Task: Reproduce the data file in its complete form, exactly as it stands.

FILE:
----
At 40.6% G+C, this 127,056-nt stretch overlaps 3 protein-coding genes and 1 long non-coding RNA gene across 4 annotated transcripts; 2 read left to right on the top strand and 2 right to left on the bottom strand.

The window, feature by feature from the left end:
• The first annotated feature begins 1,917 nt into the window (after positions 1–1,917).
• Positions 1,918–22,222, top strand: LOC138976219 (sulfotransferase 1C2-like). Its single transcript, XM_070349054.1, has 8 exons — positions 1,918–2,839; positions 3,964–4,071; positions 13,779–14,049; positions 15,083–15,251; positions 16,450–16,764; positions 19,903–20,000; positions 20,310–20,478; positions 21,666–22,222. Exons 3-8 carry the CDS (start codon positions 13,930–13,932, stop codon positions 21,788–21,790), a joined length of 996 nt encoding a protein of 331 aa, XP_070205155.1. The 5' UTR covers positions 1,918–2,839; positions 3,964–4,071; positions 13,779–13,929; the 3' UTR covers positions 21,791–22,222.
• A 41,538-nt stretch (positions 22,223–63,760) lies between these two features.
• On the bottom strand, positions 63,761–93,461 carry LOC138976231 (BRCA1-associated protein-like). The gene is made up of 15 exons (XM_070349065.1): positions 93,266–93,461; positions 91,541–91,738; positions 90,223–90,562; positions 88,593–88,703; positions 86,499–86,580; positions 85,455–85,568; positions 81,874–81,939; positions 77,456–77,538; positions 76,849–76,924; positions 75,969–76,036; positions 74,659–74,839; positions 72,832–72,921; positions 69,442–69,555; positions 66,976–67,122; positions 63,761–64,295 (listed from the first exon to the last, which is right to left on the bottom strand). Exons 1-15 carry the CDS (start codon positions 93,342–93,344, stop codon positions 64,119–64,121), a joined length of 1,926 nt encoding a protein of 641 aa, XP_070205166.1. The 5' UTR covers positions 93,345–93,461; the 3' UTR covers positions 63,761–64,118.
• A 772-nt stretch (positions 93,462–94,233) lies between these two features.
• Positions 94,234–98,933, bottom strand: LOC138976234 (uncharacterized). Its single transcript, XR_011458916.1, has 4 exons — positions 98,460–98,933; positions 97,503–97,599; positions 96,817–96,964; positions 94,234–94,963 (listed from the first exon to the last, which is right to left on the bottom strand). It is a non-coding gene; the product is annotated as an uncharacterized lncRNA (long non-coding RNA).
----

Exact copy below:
At 40.6% G+C, this 127,056-nt stretch overlaps 3 protein-coding genes and 1 long non-coding RNA gene across 4 annotated transcripts; 2 read left to right on the top strand and 2 right to left on the bottom strand.

The window, feature by feature from the left end:
• The first annotated feature begins 1,917 nt into the window (after positions 1–1,917).
• Positions 1,918–22,222, top strand: LOC138976219 (sulfotransferase 1C2-like). Its single transcript, XM_070349054.1, has 8 exons — positions 1,918–2,839; positions 3,964–4,071; positions 13,779–14,049; positions 15,083–15,251; positions 16,450–16,764; positions 19,903–20,000; positions 20,310–20,478; positions 21,666–22,222. Exons 3-8 carry the CDS (start codon positions 13,930–13,932, stop codon positions 21,788–21,790), a joined length of 996 nt encoding a protein of 331 aa, XP_070205155.1. The 5' UTR covers positions 1,918–2,839; positions 3,964–4,071; positions 13,779–13,929; the 3' UTR covers positions 21,791–22,222.
• A 41,538-nt stretch (positions 22,223–63,760) lies between these two features.
• On the bottom strand, positions 63,761–93,461 carry LOC138976231 (BRCA1-associated protein-like). The gene is made up of 15 exons (XM_070349065.1): positions 93,266–93,461; positions 91,541–91,738; positions 90,223–90,562; positions 88,593–88,703; positions 86,499–86,580; positions 85,455–85,568; positions 81,874–81,939; positions 77,456–77,538; positions 76,849–76,924; positions 75,969–76,036; positions 74,659–74,839; positions 72,832–72,921; positions 69,442–69,555; positions 66,976–67,122; positions 63,761–64,295 (listed from the first exon to the last, which is right to left on the bottom strand). Exons 1-15 carry the CDS (start codon positions 93,342–93,344, stop codon positions 64,119–64,121), a joined length of 1,926 nt encoding a protein of 641 aa, XP_070205166.1. The 5' UTR covers positions 93,345–93,461; the 3' UTR covers positions 63,761–64,118.
• A 772-nt stretch (positions 93,462–94,233) lies between these two features.
• Positions 94,234–98,933, bottom strand: LOC138976234 (uncharacterized). Its single transcript, XR_011458916.1, has 4 exons — positions 98,460–98,933; positions 97,503–97,599; positions 96,817–96,964; positions 94,234–94,963 (listed from the first exon to the last, which is right to left on the bottom strand). It is a non-coding gene; the product is annotated as an uncharacterized lncRNA (long non-coding RNA).